'szxz': (2, 0, 1, 0), 'szyx': (2, 1, 0, 0), 'szyz': (2, 1, 1, 0),
'rzyx': (0, 0, 0, 1), 'rxyx': (0, 0, 1, 1), 'ryzx': (0, 1, 0, 1),
'rxzx': (0, 1, 1, 1), 'rxzy': (1, 0, 0, 1), 'ryzy': (1, 0, 1, 1),
'rzxy': (1, 1, 0, 1), 'ryxy': (1, 1, 1, 1), 'ryxz': (2, 0, 0, 1),
'rzxz': (2, 0, 1, 1), 'rxyz': (2, 1, 0, 1), 'rzyz': (2, 1, 1, 1)}

``````

only to end up and do – what i should have done first – ignore it and
back-calculate it the brute way … (without understanding what might be the sense to use such a coding of angles).

and for a little joke … i really run into some math-errors cause some floating-point values did exceed the asin ranges for a very, very small fraction … (thats the penalty to do forward/backward calculations … a value of 1.0 will never get back as 1.0 … )

Thought the second link http://planning.cs.uiuc.edu/node103.html explained that. Note how they don’t use the simplistic asin(r31) to determine the pitch. Your experience with asin may explain why.

Also given that you have the rotation matrix how about using this to convert to Euler.

``````
from mathutils import Matrix as m

def rot_max(yaw, pitch, roll):
return m.Rotation(yaw, 3, 'Z') * m.Rotation(pitch, 3, 'Y') * m.Rotation(roll, 3, 'X')

print(rot_max(45,45,45))
rm = rot_max(1, 1, 1)
er = rm.to_euler('XYZ')  # use whatever euler type
er_d = [degrees(a) for a in er]  #euler rotations in degrees
print(er_d)

import bpy

#spin the cube
mw = bpy.context.object.matrix_world.to_3x3()

bpy.context.object.matrix_world = (mw * rm).to_4x4()

``````

@batFinger: thanks again, i did try this in blender and not only for XYZ.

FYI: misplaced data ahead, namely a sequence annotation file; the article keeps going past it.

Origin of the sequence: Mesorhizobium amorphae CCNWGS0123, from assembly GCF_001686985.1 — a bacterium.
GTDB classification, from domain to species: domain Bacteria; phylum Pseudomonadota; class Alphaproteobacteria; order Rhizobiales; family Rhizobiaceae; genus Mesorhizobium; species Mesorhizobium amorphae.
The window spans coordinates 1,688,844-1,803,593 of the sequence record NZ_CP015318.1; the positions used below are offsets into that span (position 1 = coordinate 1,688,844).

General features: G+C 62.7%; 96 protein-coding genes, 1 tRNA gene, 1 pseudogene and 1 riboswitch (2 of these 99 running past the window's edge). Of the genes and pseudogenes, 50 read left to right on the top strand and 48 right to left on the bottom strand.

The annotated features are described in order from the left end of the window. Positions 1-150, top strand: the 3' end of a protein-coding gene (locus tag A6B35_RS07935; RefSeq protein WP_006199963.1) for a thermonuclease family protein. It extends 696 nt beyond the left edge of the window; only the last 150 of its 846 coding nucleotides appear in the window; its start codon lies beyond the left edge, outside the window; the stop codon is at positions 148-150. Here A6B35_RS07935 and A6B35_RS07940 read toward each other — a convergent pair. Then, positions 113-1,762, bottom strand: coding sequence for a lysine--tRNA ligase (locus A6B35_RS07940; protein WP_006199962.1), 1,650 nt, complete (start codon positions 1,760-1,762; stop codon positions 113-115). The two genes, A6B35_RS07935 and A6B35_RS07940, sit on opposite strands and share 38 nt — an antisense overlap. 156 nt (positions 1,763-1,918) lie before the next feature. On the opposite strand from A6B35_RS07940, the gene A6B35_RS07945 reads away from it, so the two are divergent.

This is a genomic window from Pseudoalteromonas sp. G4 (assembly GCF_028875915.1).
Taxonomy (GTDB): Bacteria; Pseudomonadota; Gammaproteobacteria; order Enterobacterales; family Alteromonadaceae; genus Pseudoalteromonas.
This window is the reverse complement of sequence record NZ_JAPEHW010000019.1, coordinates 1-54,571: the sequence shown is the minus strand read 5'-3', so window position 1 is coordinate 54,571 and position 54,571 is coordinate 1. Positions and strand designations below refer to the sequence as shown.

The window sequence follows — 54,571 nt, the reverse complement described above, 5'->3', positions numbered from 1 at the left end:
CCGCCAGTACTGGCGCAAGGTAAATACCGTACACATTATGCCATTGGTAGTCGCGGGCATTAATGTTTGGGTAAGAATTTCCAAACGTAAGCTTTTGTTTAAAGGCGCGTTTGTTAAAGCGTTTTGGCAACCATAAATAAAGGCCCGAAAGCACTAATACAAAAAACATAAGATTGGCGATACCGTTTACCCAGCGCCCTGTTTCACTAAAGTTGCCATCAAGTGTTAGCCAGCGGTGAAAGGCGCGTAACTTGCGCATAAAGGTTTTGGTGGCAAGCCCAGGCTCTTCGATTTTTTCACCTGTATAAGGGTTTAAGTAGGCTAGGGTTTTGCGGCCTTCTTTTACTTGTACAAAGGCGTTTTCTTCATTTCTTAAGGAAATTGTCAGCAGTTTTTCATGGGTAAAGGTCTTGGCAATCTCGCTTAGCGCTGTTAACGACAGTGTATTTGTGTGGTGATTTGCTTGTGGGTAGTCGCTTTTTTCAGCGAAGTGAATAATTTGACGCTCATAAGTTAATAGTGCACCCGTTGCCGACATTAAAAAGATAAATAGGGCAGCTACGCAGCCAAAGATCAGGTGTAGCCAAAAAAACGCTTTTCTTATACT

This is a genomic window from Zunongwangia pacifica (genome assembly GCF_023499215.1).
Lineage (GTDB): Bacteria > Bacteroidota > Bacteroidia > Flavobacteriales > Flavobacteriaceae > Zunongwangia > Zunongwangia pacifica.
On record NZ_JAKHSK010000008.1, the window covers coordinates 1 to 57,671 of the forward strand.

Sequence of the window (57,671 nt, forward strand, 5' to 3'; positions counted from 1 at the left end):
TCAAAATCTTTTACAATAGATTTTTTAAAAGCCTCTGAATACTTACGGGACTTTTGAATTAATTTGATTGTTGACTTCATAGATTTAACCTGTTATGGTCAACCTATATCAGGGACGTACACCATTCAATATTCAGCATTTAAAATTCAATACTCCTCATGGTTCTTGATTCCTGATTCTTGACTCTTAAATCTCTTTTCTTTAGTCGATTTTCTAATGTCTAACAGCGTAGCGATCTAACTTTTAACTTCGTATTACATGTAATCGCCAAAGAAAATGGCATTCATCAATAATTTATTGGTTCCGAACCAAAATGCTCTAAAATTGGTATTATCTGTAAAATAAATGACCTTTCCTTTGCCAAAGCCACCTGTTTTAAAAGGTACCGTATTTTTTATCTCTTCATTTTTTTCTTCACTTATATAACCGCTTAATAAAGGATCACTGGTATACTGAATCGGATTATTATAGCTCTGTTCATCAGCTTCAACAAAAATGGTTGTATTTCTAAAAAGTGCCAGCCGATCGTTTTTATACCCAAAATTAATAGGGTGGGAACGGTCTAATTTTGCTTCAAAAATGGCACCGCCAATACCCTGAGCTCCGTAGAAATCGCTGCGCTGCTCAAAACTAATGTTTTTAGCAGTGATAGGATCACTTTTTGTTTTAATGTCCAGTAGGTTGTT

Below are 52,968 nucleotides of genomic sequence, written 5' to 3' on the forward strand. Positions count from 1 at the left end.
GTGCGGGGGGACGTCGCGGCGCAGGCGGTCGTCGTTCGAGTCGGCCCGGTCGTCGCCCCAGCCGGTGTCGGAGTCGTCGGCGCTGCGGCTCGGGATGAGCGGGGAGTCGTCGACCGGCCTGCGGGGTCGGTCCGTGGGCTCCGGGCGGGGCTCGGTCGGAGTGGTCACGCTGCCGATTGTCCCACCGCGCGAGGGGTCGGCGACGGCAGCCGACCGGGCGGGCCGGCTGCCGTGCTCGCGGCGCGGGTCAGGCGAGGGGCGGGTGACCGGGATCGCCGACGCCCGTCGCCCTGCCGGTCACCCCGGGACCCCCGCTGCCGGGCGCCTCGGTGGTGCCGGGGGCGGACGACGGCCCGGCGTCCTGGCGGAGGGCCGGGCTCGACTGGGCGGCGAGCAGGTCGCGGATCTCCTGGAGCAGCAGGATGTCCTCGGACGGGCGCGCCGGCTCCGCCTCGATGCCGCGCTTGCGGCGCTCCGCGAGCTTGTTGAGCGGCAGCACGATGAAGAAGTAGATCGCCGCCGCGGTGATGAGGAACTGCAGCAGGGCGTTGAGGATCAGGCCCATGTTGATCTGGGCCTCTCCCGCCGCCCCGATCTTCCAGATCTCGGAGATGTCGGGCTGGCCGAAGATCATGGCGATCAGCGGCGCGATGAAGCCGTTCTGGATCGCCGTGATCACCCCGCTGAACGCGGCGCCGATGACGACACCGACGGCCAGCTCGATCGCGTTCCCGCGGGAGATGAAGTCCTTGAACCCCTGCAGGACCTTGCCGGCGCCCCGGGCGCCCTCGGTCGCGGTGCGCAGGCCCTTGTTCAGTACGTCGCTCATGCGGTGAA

From what you have the opinion the representation of angles used in this game-model is euler-XYZ?
If you dont know what kind - how to find it out? Can you “see” it from my working back-calculations what it is?

I even tried such a brute force to check what it might be:

``````
#!/usr/local/bin/python3.2
#
import math

# axis sequences for Euler angles
_NEXT_AXIS = [1, 2, 0, 1]

# map axes strings to/from tuples of inner axis, parity, repetition, frame
_AXES2TUPLE = {
'sxyz': (0, 0, 0, 0), 'sxyx': (0, 0, 1, 0), 'sxzy': (0, 1, 0, 0),
'sxzx': (0, 1, 1, 0), 'syzx': (1, 0, 0, 0), 'syzy': (1, 0, 1, 0),
'syxz': (1, 1, 0, 0), 'syxy': (1, 1, 1, 0), 'szxy': (2, 0, 0, 0),
'szxz': (2, 0, 1, 0), 'szyx': (2, 1, 0, 0), 'szyz': (2, 1, 1, 0),
'rzyx': (0, 0, 0, 1), 'rxyx': (0, 0, 1, 1), 'ryzx': (0, 1, 0, 1),
'rxzx': (0, 1, 1, 1), 'rxzy': (1, 0, 0, 1), 'ryzy': (1, 0, 1, 1),
'rzxy': (1, 1, 0, 1), 'ryxy': (1, 1, 1, 1), 'ryxz': (2, 0, 0, 1),
'rzxz': (2, 0, 1, 1), 'rxyz': (2, 1, 0, 1), 'rzyz': (2, 1, 1, 1)}

_TUPLE2AXES = dict((v, k) for k, v in _AXES2TUPLE.items())

_EPS = 0.000000001